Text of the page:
By Nigel LakeLast month, Toronto mayor John Tory called on police to end the “illegitimate, disrespectful, and hurtful” practice of carding. Although Tory’s statement does not guarantee the abolishment of carding, his acknowledgement sends a message to the Toronto Police Service that it is an immoral practice.
In May, journalist Desmond Cole wrote for Toronto Life where he described his many experiences of police officers carding him — these included asking him for ID, searching him, and questioning him on what he was doing in a certain neighbourhood. Cole was one of the people with whom Tory had discussions regarding carding, crediting Cole as one of those who helped change his opinion of the police practice.
During Cole’s second year at Queens University, he was walking home at night with a friend, a white woman, when a police officer approached them and asked his friend directly if she needed any assistance. She replied that she did not, and the cop walked away.
Cole said he was shocked and angry that his “mere presence could cause an armed stranger to feel threatened on [his friend’s] behalf.” This officer’s interaction with Cole, and similar conversations between other police and civilians, are damaging. By racially profiling people, police are assuming that they are a threat to public safety, which marginalizes them. How can these people, in turn, trust the police when the police, only based on knowledge of skin colour, don’t trust them?
Another point Cole brings up is that “black people are also more frequently placed in maximum-security institutions, even if the justice system rates [them] as unlikely to be violent or to reoffend.” He then hits the nail on the head when he writes, “if [black people] are always presumed guilty, and if [they] receive harsher punishments for the same crimes, then it’s no surprise that many of [them] end up in poverty, dropping out of school and reoffending.” The point he is making is that it is a vicious, never ending cycle which is fuelled by racist stereotypes and a system which marginalizes the black community and other communities of colour.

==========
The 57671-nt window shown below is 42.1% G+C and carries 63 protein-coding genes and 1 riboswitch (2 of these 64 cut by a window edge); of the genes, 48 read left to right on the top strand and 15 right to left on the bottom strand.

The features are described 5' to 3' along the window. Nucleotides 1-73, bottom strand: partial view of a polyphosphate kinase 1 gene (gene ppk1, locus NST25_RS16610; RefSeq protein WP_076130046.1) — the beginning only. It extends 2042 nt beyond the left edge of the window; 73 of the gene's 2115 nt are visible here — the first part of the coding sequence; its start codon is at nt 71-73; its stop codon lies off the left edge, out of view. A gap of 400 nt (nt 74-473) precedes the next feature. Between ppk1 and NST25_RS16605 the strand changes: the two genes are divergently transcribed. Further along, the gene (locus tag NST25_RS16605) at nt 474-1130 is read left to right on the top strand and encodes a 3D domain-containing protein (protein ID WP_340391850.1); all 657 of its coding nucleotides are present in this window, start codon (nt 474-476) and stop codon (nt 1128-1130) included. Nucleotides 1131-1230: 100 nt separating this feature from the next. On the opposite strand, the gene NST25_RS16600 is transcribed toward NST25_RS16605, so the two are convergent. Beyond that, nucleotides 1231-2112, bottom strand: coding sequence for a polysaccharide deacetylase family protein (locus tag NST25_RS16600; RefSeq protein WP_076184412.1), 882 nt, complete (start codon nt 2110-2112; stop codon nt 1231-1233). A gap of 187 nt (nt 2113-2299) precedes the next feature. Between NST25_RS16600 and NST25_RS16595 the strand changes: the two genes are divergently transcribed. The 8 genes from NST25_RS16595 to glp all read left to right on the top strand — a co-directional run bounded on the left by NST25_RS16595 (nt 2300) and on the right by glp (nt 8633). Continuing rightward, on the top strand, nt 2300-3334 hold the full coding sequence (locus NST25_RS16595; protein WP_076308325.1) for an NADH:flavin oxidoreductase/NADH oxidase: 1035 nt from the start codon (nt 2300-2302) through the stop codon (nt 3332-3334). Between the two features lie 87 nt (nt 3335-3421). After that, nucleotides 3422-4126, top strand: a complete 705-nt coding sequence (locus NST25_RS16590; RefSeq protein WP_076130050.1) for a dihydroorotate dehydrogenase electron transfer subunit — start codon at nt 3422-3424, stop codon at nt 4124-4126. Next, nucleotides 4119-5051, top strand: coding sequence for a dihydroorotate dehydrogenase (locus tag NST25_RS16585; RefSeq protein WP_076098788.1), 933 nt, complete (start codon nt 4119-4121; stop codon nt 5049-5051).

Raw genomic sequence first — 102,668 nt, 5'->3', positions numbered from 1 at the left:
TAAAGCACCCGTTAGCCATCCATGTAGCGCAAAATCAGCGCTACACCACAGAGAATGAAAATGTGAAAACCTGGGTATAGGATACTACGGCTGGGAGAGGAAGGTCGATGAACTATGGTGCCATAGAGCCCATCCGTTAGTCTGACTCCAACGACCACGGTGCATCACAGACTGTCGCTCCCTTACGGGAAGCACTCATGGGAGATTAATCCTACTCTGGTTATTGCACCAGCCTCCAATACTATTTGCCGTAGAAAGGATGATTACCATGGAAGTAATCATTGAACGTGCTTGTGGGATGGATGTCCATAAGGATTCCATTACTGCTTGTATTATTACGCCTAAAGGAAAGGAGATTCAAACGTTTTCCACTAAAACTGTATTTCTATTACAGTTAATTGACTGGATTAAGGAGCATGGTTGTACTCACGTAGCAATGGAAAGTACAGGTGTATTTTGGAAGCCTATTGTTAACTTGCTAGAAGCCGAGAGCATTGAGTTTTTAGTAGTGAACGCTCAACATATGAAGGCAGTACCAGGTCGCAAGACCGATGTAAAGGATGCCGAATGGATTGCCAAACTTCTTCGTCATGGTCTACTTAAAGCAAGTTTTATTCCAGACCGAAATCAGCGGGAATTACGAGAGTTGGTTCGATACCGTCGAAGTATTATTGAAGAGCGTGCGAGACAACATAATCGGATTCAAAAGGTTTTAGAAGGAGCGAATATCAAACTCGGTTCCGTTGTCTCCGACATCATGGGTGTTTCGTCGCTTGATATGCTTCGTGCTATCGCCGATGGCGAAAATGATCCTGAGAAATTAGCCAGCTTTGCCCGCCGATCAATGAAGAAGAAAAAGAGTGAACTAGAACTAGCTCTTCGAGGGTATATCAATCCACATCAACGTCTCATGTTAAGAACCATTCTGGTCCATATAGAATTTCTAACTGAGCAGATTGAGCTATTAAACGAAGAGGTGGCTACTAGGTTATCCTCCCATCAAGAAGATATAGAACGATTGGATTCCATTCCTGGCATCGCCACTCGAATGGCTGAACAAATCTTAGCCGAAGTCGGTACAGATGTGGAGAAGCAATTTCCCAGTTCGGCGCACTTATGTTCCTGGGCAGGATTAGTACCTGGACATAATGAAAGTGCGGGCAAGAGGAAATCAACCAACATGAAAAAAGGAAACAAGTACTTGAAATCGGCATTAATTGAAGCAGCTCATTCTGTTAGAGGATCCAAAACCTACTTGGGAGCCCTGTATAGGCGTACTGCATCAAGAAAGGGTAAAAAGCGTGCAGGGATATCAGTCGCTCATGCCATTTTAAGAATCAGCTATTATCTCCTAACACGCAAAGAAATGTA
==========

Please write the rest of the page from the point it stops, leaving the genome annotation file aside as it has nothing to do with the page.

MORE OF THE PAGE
The Toronto Police, however, take a different stance on carding. President of the Toronto Police Association, Mike McCormack, stated “carding is a proven, pro-active police investigative strategy that reduces, prevents and solves crime.” Police Chief Mark Saunders, Toronto’s first black police chief, is also against the abolishment of carding. Though he wants to end the “random” part of carding, he still stands behind this practice, believing it enhances public safety.
As a Torontonian who takes pride in my city’s diversity, I was very pleased to hear my mayor make his statement against carding. Although I have never been carded, stopped, or searched by a police officer, I have heard many stories from friends who have. It pains me to hear of their experiences and to read articles such as Cole’s. But I become infuriated if people believe carding is not a racist practice. The Toronto police state carding helps reduce and solve crime, yet they have never provided evidence to back this up.
Carding is racial profiling, simple as that. And the fact that it is implemented in today’s society shows us we still live in a world with racism. As Canadians, we take pride in being a welcoming, democratic and free society. Yet this blinds us from the fact that there are many societal ills which we adhere to; institutionalized racism being a very prominent one.
This all being said, Mayor Tory took a step in the right direction, albeit a small one. There is much work to be done to fix what has been broken by racism, and ending carding is only a drop in the ocean. We can’t just “start fresh,” as Tory suggests, on issues such as this. We must recognize the damage it has done, and also try to rebuild the trust between the police and the people. I love my city, and I believe that ending carding is a step in the right direction as we learn to thrive in our abundant diversity.